One additional cause for the above disadvantages and limitations of inductive charging is poor alignment of the charging coils which can cause energy losses and reduce the efficiency of the entire system. Poor efficiency reduces the charging speed of the system and requires more input power. Poor coupling can also lead to thermal issues as discussed above. Conventional solutions to the problem of misalignment of coils include increasing the number of coils into an array of coils or by including some type of coil alignment system in the inductive charging apparatus to allow the user to improve the performance of the system. Electromechanical, mechanical, or other visual alignment systems may be utilized for improved coil alignment in induction charging systems.
Inductive charging stations typically have a flat surface, often referred to as the interface surface, on top of which a user can place one or more mobile devices. As discussed above, in order for an efficient power transfer to happen, the transmitting or transceiver coil which is part of the base station must be aligned with the receiving coil, which is part of the mobile device. Two methods have been used for aligning the transmitting coil and the receiving coil in the mobile device. The first alignment method uses guided positioning where a user places the mobile device on a certain location on the base station's surface. For this purpose, the mobile device provides an alignment aid that is appropriate to its size, shape and function. This requires user effort and careful placement of the mobile device on the base station surface and limits the base station to charging mobile devices of a certain configuration.
The second alignment method allows free positioning and does not require the user to place the mobile device in direct alignment with the transmitting coil in the base station. In order to allow free positioning, a bundle of transmitting coils is included in the base station to generate a magnetic field over a larger area. This method may require the use of more energy to power additional coils. Another method to achieve free positioning provides mechanical means to move a single transmitting coil in the base station underneath the receiving coil in the mobile device. This method introduces additional mechanical complexity to the base station and requires user effort to align the coils. In effect, this method is the counterpart to the guided positioning of the mobile device.SUMMARY
A system for improving the performance of an inductive charging system is disclosed which includes adding a ferrofluid between the transceiver and receiver coils of an inductive charging system. A ferrofluid located between the transceiver and receiver coils of an induction charging system reduces the cross coupling of magnetic fields of the system significantly.
A ferrofluid consists of ferromagnetic particles that are suspended in a liquid allowing the ferromagnetic particles to move freely in the liquid. When the magnetic transceiver and receiver coils are placed adjacent to the ferrofluid, the ferromagnetic particles will move preferentially to the areas with the highest magnetic flux. The ferrofluid thus provides a bridge between the transceiver and receiver coils which focuses and channels the magnetic flux between the coils. This creates a preferential path for the magnetic flux to travel between the two coils and reduces the losses to the rest of the system.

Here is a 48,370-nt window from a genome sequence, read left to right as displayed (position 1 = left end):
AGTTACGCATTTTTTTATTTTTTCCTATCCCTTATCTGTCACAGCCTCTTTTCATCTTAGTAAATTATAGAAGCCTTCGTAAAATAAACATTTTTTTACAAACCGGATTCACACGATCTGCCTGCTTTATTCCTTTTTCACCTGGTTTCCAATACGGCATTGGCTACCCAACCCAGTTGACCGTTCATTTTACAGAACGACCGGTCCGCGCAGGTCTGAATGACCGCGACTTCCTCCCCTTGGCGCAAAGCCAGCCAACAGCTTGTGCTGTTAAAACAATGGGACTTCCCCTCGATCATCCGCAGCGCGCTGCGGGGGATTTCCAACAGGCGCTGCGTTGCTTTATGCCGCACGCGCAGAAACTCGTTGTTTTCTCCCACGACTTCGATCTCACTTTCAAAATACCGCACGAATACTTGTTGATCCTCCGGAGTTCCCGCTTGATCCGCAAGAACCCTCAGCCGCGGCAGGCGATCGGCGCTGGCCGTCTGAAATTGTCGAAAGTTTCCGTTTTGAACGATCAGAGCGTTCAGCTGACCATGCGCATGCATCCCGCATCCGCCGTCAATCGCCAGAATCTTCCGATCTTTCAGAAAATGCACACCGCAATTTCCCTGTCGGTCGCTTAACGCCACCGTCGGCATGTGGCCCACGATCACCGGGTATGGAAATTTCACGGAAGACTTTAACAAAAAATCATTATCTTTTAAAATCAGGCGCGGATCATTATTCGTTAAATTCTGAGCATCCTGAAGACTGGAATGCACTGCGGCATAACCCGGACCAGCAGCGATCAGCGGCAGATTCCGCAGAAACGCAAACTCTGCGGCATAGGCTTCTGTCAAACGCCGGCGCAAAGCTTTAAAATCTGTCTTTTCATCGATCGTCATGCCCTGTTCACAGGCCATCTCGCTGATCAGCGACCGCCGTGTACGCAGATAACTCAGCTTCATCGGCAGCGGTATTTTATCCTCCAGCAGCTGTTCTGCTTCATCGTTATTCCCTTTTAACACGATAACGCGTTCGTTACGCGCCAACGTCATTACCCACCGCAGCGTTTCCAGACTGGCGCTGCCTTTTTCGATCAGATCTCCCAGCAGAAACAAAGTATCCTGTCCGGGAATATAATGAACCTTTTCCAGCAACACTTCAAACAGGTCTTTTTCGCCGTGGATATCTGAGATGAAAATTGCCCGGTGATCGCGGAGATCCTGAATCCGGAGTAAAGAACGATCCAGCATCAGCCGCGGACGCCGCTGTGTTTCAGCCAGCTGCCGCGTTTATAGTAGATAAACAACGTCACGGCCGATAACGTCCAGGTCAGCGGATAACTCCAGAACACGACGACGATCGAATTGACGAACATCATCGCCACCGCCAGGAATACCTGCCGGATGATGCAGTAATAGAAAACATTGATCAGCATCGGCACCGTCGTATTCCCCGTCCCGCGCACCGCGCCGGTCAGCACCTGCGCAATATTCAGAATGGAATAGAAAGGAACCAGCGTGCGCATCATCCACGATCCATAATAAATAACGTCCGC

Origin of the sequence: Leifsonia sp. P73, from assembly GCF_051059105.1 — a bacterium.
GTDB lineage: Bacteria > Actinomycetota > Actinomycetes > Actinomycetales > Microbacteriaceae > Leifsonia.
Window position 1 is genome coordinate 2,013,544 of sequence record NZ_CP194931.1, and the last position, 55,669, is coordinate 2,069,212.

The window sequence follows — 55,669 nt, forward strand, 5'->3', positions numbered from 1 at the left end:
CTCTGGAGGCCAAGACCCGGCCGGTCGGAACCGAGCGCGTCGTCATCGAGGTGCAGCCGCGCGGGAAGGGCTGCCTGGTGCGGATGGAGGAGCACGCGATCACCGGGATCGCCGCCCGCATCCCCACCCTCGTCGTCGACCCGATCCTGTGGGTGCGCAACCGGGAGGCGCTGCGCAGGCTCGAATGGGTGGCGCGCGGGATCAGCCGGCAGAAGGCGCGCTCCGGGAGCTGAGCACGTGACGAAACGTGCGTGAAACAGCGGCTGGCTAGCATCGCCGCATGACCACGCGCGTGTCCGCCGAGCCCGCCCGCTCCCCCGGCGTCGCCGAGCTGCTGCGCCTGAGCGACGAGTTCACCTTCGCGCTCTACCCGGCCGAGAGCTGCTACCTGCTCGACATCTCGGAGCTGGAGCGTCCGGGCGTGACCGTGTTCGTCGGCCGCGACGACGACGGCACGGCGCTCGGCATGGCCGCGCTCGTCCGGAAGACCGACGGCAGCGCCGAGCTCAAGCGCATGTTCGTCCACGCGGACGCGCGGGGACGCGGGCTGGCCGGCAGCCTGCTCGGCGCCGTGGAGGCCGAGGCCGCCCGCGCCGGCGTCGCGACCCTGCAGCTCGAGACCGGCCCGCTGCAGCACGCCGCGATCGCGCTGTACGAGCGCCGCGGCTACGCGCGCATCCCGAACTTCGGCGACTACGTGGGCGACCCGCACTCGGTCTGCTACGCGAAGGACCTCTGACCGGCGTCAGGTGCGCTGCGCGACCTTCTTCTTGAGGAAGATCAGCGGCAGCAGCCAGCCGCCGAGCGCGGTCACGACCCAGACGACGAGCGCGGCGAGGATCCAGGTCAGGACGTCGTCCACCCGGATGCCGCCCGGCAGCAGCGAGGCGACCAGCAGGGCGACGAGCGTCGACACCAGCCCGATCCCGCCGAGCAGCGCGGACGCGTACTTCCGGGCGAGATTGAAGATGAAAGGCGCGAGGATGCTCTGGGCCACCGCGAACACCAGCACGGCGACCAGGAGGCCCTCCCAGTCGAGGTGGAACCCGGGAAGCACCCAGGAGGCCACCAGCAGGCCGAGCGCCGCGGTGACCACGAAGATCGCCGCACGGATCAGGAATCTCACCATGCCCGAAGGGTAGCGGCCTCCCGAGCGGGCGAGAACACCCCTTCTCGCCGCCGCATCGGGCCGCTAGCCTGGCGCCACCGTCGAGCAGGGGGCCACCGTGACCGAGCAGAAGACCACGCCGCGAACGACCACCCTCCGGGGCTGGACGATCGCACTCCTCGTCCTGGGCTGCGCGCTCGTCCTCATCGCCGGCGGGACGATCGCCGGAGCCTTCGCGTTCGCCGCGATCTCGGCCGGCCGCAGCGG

The disclosure will be readily understood by the following detailed description in conjunction with the accompanying drawings, wherein like reference numerals designate like structural elements, and in which:
Reference will now be made in detail to representative embodiments illustrated in the accompanying drawings. It should be understood that the following descriptions are not intended to limit the embodiments to one preferred embodiment. To the contrary, it is intended to cover alternatives, modifications, and equivalents as can be included within the spirit and scope of the described embodiments as defined by the appended claims.
The following disclosure relates to a ferrofluid placed between transceiver and receiver coils in an inductive charging system. This and other embodiments are discussed below with reference to
Primary coil 14, when energized, has A/C current running through it which will create magnetic flux 15 that allows receiving coil 19 to inductively couple with primary coil 14, thereby producing a voltage at the receiving coil when receiving coil is in the vicinity of primary coil 14. Voltage received in secondary coil 19 will induce current therein which may be provided to charge battery 17 after being rectified in control circuitry 17. As discussed above, it may be useful for primary coil 14 and receiving coil 19 to be sufficiently close to enable primary coil 14 to induce the electrical current in pick up coil 19 through magnetic flux 15, which extends between the coils.